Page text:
Rolling Stone cofounder axed from Rock hall of fame board over sexist and racist comments
New York, New York - The cofounder of Rolling Stone magazine, Jann Wenner, has been ousted from his seat on the board of the Rock and Roll Hall of Fame Foundation for comments blasted as racist and sexist, US media reported Saturday.
Wenner's removal from the board of the music foundation came only a day after his remarks were published in The New York Times, generating wide criticism.
"Jann Wenner has been removed from the board of directors of the Rock & Roll Hall of Fame Foundation," a short statement from the foundation said, according to industry sheet Variety.
The 77-year-old Wenner cofounded Rolling Stone magazine in 1967, and in subsequent decades he celebrated a multitude of rock legends in its pages in lengthy interviews.
Wenner also set up the Rock and Roll Hall of Fame Foundation, which selects artists to be honored, and served as its chairman until 2020.
In the Times report published Friday, Wenner was asked why he didn't feature any interviews with people of color or female musicians in his new book, The Masters, now in print.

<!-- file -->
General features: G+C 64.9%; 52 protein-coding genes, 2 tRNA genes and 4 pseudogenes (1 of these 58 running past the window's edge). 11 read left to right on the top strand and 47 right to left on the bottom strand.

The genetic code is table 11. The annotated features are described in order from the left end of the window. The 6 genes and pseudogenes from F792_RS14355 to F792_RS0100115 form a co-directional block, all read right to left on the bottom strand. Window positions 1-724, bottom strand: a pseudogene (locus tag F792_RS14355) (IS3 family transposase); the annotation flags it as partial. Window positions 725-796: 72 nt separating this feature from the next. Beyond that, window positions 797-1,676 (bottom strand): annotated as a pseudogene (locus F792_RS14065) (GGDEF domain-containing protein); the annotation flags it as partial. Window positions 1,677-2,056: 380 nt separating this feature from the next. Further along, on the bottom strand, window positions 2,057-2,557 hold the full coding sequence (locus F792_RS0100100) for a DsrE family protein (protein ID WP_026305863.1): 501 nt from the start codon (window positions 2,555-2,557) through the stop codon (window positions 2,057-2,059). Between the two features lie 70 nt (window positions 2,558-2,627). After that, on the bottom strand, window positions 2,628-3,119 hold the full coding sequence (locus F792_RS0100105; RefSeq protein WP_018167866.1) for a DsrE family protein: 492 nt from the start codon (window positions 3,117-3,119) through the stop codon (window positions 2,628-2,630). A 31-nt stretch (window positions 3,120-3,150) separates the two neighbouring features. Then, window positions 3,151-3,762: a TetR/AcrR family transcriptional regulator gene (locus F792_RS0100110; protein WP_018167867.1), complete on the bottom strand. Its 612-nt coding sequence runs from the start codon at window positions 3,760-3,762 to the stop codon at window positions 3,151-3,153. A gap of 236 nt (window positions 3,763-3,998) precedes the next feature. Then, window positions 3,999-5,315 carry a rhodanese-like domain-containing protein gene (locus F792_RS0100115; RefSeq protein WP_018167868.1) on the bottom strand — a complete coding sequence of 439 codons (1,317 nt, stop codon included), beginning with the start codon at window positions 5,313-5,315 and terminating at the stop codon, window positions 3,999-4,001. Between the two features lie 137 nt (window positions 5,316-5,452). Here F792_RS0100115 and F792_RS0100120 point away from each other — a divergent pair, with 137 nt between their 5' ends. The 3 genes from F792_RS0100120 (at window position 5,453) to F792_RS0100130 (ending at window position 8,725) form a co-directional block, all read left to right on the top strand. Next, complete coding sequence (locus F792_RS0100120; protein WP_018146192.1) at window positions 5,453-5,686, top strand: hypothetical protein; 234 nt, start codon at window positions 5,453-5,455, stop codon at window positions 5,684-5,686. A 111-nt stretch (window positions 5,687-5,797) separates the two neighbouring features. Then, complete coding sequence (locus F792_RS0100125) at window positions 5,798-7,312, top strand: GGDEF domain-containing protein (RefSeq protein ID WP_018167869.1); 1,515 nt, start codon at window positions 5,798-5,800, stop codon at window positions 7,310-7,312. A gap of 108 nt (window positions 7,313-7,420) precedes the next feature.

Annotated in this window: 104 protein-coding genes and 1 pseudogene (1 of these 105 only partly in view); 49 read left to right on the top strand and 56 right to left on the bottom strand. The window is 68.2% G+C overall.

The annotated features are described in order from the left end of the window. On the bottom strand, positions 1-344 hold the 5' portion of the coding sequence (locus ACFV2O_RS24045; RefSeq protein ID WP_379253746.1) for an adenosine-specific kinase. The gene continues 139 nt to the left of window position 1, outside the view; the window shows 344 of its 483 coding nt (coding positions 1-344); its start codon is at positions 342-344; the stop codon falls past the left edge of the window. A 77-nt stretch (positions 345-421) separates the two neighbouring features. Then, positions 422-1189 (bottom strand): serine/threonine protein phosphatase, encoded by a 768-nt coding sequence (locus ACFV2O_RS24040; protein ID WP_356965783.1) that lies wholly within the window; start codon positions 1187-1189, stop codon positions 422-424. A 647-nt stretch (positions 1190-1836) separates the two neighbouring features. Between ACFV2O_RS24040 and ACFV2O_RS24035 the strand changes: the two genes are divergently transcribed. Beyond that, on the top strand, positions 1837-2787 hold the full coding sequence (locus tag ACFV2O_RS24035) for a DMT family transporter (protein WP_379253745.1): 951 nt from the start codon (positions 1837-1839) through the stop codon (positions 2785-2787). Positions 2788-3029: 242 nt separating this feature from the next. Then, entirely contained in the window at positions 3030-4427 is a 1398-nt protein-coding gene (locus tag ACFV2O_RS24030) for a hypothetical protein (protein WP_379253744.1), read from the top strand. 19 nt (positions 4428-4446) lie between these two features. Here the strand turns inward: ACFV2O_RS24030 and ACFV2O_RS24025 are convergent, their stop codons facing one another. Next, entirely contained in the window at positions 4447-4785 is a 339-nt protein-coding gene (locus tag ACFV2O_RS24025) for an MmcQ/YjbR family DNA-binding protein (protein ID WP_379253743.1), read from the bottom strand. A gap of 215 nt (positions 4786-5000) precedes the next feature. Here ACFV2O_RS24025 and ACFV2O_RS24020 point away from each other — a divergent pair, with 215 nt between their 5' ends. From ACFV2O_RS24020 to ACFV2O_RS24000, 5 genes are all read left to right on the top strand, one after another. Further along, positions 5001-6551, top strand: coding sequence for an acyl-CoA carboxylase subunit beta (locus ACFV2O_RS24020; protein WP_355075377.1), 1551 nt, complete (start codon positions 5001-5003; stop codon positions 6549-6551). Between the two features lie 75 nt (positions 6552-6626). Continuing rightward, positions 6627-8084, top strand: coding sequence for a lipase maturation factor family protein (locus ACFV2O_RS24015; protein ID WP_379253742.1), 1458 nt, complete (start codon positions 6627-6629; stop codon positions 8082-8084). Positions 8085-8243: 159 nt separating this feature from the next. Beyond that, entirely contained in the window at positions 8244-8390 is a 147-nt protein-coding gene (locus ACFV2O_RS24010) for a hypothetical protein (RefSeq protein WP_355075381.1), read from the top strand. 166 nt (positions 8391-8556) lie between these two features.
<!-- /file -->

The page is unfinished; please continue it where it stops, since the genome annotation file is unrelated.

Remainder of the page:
Wenner said the seven subjects in the book "were the kind of philosophers of rock" who had deep things to say about the spirit of their generation.
"These are the ones that could really articulate it," Wenner said.
Jann Wenner claims female and Black artists aren't "articulate" enough
The subjects whom Wenner profiles are Bob Dylan, John Lennon, Mick Jagger, Pete Townshend, Jerry Garcia, Bono, and Bruce Springsteen, all white men.
On women, Wenner said, "Just none of them were as articulate enough on this intellectual level."
"Of Black artists – you know, Stevie Wonder, genius, right? I suppose when you use a word as broad as 'masters,' the fault is using that word. Maybe Marvin Gaye, or Curtis Mayfield? I mean, they just didn't articulate at that level."
Wenner voiced awareness in the interview that his remarks would grate on some.
"Just for public relations' sake, maybe I should have gone and found one Black and one woman artist to include here that didn't measure up to that same historical standard, just to avert this kind of criticism," Wenner said.
Rolling Stone became the leading music magazine of its time, later expanding into cultural affairs, conducting interviews of top politicians and fostering a style of "new journalism" that brought techniques of fiction writing to the reporting of stories.
Wenner sold a controlling stake in Rolling Stone magazine in 2017 in a deal that valued the publication at a reported $110 million.
Cover photo: KEVIN WINTER / GETTY IMAGES NORTH AMERICA / AFP